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The 4-Point Play: The Lakers' fast-break disaster

By Matt Moore | NBA writer
Melo and Kobe face off Thursday night. (Getty Images)

Welcome to the 4-Point Play. Every Thursday, we'll give you a look at what's happening in the league, provide some odds and ends, the best photos and our Tweet of the Week. This week, our discussion begins with the Lakers' pressure defense.

The Lakers are up against the wall on Thursday night. At 9-13, the Lakers are a hot mess on both sides of the ball, and face the white-hot Knicks in Madison Square Garden. The Lakers just got handled completely by the Cleveland Cavaliers. How will they handle the best team in the Eastern Conference?

What's the Lakers' biggest problem? Where to start. But the biggest and most obvious one is this: Any team that runs fast with the ball gets to score, whenever they want, however they want.

The Lakers are 18th in transition points allowed per possession according to Synergy Sports, and are tied for worst in the league in opponent fast break points via NBA.com.

And those numbers don't really cover the horror of their defensive possessions. They give up a huge number of fast-break open layups, but maybe worse is their defense of the transition 3. Layups are obviously higher percentage, but the Lakers are getting crushed by transition threes. And a lot of it comes down to effort.

Watch three Lakers just kind of say "Cool jumper, bro" when C.J. Miles brings the ball up. Not only does no one stop the ball, the Lakers just kind of hang out.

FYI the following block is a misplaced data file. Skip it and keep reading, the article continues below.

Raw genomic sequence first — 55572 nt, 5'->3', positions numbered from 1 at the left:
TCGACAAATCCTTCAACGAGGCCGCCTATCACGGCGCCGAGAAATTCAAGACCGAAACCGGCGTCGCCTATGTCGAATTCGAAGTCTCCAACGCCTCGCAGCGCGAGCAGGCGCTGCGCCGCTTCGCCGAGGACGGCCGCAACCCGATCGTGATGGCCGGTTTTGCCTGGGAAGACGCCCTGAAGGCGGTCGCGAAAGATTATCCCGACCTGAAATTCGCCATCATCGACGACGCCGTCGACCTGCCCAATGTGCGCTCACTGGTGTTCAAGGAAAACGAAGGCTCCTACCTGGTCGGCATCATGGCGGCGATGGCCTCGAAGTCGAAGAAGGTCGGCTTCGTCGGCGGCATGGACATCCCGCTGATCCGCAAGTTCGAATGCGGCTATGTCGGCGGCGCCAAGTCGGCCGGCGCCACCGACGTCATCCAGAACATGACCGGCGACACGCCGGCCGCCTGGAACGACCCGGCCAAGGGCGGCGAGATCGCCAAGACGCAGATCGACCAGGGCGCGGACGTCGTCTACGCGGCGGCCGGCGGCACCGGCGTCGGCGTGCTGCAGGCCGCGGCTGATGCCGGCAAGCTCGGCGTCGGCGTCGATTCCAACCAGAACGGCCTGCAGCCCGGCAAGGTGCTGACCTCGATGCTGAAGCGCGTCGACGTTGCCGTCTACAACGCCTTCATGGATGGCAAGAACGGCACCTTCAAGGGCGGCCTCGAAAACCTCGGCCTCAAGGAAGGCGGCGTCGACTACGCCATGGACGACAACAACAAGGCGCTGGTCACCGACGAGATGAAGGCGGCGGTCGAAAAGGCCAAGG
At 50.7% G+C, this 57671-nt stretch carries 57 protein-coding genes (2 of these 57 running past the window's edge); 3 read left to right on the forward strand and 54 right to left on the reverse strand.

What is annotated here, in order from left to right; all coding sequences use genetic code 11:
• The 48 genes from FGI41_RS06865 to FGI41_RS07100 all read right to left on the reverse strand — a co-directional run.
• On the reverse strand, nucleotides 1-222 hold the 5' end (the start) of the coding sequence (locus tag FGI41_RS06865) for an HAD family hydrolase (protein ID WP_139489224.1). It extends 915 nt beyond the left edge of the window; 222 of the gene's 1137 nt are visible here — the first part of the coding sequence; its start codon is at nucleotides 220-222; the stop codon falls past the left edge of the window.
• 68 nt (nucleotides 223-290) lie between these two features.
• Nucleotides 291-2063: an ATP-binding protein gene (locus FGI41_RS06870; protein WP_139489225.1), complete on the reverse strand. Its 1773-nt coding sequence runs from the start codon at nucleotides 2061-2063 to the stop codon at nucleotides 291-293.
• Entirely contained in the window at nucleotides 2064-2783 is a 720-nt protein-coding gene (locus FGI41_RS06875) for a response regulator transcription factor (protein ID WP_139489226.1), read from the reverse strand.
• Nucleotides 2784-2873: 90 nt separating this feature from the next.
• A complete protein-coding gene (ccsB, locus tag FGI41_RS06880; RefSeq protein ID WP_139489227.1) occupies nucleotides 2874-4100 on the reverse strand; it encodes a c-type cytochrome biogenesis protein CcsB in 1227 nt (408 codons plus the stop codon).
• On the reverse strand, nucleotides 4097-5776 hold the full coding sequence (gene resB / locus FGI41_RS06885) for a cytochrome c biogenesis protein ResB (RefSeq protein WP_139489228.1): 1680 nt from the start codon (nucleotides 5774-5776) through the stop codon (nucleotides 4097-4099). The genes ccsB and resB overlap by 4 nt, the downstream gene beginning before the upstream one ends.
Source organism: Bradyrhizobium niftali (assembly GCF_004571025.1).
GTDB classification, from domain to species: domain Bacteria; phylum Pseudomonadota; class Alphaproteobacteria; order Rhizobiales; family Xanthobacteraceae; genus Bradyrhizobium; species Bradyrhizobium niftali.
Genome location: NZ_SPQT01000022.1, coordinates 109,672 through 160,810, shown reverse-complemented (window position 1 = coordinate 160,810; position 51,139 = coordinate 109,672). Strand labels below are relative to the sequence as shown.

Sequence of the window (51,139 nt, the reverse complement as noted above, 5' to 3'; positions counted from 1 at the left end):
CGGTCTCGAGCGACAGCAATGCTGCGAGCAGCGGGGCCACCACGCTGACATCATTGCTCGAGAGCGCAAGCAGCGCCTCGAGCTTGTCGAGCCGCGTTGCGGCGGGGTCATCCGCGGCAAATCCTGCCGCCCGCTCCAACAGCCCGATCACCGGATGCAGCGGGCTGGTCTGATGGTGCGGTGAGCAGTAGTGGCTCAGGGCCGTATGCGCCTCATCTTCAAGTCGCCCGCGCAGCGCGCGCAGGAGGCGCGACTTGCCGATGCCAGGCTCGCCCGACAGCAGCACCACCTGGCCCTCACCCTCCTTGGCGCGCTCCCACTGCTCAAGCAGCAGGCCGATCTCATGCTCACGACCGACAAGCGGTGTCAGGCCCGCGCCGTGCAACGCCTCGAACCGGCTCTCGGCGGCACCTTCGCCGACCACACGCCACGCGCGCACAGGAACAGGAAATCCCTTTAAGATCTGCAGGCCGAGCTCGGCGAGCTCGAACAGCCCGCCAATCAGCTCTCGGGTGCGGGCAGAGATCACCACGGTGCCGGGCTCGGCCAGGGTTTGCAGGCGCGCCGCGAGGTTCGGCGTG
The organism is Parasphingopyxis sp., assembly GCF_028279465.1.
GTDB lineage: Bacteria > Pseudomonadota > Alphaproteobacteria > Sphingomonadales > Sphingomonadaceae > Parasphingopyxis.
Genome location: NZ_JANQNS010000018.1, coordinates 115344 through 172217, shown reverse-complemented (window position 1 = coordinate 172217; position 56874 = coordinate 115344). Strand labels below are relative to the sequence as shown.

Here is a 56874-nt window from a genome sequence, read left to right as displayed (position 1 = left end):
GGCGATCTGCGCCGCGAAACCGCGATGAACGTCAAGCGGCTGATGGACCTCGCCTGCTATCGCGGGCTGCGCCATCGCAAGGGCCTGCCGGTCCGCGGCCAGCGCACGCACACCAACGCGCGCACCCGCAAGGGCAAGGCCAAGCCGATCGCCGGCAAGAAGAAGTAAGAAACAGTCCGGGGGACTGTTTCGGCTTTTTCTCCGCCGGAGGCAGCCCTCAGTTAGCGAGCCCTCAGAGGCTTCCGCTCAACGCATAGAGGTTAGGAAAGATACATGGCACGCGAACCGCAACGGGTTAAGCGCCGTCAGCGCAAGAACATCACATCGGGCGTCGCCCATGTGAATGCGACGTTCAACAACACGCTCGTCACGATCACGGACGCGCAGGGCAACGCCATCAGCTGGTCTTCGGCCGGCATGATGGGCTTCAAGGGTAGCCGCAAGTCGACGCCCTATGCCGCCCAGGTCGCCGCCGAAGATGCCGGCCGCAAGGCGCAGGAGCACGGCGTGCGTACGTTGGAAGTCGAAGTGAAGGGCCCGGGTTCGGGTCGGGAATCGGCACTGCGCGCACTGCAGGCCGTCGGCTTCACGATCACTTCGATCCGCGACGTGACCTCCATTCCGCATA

Cool jumper, bro.

Meanwhile, the Knicks are an optimal opponent for the Lakers in one regard. They play slow. Mollasses slow. But they're still sixth in fast-break points and third in transition points per possession. Basically, when they do run, they score, in bunches.

The Knicks are surprisingly bad at the rim and in the paint, with almost all their offense coming from mid-range and on the perimeter. They're shooting the lights out, and that gap created by their 3-point shooting buries their opponents with offensive firepower.

So the biggest concern for the Lakers is those transition 3s and the Knicks' ability to hit them. Watch how badly this could go down.

If the Lakers don't keep track of the Knicks coming up the floor in transition, it's going to be another night of horror for this nightmare of a season the Lakers have stumbled into.

Picture Perfect

Christmas is weird. (Getty Images)

Only one person is giving the Lakers a thumbs up. (Getty Images)

Guess who's back? Old man winter. (Getty Images)

Kobe blocked Kyrie, but Irving and the Cavs got the last laugh. (Getty Images)

This just looked cool. (Getty Images)

The Knicks win a lot, and hug a lot. (Getty Images)

Heads up. (Getty Images)

Making good lifestyle decisions is important.. (Getty Images)

Locker Talk

“It's mostly because various players play different roles and have different playing time in every game. The team isn't crystallized. It doesn't have everyone knowing his role. Nobody's really sure how many minutes he'll spend on the court, whether he even gets a shot.” -- Marcin Gortat, throwing Alvin Gentry under the bus to a Polish publication following the Suns losing to the Clippers on Saturday, and why players are struggling.

via Phoenix Suns Basketball News and Analysis | ValleyoftheSuns.

MEME(S) OF THE WEEK

Hey Knicks fans, how did you feel about that win over the Heat?

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